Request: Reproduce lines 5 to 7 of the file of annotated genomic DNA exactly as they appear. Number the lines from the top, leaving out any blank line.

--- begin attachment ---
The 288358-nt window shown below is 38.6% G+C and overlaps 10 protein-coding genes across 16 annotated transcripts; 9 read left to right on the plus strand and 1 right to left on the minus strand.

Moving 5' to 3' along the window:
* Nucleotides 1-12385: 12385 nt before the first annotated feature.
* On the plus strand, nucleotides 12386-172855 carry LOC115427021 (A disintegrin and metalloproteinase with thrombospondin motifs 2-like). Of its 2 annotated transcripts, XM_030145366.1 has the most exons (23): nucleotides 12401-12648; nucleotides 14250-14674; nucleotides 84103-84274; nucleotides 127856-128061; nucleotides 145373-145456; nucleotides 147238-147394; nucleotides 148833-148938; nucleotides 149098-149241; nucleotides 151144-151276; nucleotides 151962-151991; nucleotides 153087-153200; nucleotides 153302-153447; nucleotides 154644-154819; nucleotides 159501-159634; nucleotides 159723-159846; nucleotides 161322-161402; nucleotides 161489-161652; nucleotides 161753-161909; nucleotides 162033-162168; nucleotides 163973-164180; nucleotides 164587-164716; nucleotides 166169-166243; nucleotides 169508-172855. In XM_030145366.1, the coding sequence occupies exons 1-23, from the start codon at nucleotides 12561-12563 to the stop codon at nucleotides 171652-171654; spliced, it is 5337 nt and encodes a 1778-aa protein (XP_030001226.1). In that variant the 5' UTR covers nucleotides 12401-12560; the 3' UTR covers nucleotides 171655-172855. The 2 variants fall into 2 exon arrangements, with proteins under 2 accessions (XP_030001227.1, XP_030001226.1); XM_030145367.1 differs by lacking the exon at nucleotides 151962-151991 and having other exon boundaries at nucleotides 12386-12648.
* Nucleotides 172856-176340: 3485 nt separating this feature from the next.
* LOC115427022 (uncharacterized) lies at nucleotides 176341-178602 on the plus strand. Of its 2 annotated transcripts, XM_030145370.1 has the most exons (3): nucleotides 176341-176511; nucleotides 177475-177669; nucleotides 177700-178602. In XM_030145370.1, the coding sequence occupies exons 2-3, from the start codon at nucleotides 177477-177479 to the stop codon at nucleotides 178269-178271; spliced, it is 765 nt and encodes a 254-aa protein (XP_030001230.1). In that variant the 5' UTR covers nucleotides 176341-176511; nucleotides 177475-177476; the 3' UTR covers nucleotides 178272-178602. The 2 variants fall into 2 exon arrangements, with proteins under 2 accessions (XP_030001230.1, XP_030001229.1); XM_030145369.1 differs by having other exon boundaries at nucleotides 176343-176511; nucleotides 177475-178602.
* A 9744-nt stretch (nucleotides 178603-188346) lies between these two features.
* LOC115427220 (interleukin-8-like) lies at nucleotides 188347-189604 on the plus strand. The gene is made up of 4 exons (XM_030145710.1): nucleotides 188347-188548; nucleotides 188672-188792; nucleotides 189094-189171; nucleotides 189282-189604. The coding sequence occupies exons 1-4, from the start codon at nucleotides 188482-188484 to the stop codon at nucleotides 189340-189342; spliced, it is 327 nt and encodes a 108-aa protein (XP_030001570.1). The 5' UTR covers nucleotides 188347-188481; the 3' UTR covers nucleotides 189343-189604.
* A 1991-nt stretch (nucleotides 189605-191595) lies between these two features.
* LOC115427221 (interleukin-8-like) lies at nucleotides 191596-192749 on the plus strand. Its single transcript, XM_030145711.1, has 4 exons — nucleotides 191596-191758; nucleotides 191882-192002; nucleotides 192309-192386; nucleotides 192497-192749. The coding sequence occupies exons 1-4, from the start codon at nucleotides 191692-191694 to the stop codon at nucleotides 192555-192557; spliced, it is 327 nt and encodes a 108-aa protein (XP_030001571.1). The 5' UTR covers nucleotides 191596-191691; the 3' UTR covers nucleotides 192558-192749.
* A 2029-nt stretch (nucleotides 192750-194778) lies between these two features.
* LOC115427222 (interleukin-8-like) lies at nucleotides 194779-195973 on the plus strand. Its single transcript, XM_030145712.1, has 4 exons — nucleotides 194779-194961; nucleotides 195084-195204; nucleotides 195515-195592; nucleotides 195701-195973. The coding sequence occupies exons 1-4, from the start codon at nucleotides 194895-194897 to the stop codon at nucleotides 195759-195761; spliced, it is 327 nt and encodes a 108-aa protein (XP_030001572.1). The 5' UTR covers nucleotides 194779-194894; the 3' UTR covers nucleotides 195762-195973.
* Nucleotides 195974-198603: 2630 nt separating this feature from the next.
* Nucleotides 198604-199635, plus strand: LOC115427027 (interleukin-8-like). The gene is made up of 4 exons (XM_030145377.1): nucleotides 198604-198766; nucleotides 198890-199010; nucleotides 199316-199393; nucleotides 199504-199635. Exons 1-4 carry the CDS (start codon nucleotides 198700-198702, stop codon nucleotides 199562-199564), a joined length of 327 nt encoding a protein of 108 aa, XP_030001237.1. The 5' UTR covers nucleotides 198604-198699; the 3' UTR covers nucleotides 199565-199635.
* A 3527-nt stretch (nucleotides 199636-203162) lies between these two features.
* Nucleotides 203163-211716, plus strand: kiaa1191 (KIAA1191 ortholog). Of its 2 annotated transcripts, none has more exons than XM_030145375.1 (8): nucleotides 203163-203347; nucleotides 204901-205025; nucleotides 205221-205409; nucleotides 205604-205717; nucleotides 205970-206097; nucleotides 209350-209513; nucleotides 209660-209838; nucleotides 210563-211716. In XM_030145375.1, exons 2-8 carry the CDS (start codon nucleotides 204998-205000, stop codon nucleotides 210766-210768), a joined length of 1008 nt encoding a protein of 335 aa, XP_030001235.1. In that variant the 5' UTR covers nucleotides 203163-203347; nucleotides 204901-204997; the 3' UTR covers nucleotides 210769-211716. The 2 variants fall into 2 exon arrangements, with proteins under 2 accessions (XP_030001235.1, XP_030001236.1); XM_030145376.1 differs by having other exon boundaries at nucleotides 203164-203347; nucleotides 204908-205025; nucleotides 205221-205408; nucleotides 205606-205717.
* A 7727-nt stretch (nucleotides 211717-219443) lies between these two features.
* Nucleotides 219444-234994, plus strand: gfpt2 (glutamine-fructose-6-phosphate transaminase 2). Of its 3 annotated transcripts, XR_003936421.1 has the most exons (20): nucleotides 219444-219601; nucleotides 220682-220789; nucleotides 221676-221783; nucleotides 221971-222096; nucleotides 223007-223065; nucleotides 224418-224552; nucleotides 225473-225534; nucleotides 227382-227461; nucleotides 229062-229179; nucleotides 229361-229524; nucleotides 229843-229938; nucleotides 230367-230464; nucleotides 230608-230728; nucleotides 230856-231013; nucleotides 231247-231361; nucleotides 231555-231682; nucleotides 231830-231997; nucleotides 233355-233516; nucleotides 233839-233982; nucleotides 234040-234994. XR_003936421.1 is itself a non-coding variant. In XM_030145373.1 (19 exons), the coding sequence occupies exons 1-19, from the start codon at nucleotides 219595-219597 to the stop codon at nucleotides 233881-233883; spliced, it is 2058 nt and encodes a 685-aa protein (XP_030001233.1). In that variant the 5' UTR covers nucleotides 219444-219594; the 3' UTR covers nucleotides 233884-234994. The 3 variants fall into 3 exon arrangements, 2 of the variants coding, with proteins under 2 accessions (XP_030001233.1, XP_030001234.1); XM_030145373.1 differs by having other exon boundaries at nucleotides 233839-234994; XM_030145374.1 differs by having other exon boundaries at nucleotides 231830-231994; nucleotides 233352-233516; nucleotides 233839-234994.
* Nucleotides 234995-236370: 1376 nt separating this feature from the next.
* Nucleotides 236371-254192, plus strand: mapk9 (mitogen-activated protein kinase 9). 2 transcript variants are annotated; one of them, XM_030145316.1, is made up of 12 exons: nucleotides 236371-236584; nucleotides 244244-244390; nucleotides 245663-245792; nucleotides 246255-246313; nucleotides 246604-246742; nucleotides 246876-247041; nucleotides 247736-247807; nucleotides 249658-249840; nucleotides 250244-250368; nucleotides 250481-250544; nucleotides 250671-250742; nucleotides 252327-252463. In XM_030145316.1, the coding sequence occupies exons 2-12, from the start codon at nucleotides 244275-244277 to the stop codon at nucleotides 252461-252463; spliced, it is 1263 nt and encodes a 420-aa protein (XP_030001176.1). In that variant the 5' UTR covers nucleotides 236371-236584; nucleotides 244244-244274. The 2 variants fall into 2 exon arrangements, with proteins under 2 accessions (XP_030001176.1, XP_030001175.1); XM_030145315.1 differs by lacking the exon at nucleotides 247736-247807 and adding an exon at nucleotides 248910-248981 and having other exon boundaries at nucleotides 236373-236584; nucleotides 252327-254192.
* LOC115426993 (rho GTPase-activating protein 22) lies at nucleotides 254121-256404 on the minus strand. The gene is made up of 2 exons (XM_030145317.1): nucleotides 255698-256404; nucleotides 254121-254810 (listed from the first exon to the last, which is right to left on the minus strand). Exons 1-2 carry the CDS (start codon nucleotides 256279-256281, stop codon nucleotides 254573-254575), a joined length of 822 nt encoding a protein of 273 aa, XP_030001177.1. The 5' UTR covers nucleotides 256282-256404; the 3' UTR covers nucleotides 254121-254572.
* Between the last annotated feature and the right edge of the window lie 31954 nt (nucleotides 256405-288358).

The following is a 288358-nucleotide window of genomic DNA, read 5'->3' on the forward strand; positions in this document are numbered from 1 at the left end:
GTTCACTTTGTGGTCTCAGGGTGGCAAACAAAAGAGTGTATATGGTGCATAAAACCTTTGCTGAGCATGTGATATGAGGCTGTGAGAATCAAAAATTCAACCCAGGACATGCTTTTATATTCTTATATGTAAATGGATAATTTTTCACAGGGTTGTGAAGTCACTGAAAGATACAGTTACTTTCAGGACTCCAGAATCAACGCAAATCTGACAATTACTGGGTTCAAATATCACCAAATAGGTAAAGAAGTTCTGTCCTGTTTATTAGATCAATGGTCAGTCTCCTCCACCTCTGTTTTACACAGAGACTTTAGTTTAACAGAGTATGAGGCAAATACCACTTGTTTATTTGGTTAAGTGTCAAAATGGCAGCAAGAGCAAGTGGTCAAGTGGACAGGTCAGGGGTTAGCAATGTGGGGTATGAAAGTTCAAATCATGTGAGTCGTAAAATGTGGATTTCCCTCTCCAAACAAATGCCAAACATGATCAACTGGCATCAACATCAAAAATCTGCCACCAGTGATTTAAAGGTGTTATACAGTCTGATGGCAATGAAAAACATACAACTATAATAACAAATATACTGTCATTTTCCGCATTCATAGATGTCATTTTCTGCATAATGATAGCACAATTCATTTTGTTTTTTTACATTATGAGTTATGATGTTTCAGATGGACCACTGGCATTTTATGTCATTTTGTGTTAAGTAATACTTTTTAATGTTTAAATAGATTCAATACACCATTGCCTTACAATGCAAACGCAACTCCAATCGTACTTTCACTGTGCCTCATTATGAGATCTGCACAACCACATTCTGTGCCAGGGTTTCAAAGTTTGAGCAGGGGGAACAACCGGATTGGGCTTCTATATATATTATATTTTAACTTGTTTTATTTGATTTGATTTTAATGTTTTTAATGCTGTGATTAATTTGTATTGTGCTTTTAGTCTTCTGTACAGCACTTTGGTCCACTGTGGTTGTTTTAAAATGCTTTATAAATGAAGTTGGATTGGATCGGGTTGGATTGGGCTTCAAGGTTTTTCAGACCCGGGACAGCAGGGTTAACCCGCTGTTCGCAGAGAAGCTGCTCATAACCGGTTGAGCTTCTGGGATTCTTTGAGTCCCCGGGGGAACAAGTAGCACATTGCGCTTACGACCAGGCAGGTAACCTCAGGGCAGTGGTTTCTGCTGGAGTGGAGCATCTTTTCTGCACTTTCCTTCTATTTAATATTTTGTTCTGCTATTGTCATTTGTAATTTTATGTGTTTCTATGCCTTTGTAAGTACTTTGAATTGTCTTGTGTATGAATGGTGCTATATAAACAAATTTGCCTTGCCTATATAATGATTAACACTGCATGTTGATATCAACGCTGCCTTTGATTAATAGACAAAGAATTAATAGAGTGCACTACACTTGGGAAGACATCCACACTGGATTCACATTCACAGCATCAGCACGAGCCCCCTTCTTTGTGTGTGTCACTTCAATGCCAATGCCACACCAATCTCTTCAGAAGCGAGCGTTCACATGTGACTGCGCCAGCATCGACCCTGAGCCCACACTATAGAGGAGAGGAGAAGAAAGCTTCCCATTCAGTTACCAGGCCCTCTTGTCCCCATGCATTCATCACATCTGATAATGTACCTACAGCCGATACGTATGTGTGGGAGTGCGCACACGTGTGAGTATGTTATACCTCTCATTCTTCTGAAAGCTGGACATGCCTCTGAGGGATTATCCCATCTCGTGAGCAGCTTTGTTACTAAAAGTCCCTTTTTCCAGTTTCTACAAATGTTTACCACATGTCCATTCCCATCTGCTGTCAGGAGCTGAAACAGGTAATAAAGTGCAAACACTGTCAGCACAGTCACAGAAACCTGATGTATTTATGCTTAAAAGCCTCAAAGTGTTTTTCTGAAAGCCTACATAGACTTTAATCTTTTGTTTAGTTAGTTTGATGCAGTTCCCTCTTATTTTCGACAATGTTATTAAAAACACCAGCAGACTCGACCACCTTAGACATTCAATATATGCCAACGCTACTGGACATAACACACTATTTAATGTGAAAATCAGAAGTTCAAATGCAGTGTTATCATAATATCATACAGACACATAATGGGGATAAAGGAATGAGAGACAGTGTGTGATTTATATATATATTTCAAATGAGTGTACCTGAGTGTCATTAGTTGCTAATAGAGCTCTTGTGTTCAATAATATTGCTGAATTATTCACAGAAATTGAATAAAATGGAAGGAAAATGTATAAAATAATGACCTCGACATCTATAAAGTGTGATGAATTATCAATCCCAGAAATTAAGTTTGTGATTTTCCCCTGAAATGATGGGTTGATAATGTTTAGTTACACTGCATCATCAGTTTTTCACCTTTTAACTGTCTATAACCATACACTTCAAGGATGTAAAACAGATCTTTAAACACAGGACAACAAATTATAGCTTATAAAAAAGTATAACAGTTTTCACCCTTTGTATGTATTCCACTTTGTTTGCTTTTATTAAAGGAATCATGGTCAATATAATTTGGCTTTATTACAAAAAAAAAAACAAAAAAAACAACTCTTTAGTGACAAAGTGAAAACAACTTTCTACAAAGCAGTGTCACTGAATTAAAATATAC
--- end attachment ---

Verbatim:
* Nucleotides 172856-176340: 3485 nt separating this feature from the next.
* LOC115427022 (uncharacterized) lies at nucleotides 176341-178602 on the plus strand. Of its 2 annotated transcripts, XM_030145370.1 has the most exons (3): nucleotides 176341-176511; nucleotides 177475-177669; nucleotides 177700-178602. In XM_030145370.1, the coding sequence occupies exons 2-3, from the start codon at nucleotides 177477-177479 to the stop codon at nucleotides 178269-178271; spliced, it is 765 nt and encodes a 254-aa protein (XP_030001230.1). In that variant the 5' UTR covers nucleotides 176341-176511; nucleotides 177475-177476; the 3' UTR covers nucleotides 178272-178602. The 2 variants fall into 2 exon arrangements, with proteins under 2 accessions (XP_030001230.1, XP_030001229.1); XM_030145369.1 differs by having other exon boundaries at nucleotides 176343-176511; nucleotides 177475-178602.
* A 9744-nt stretch (nucleotides 178603-188346) lies between these two features.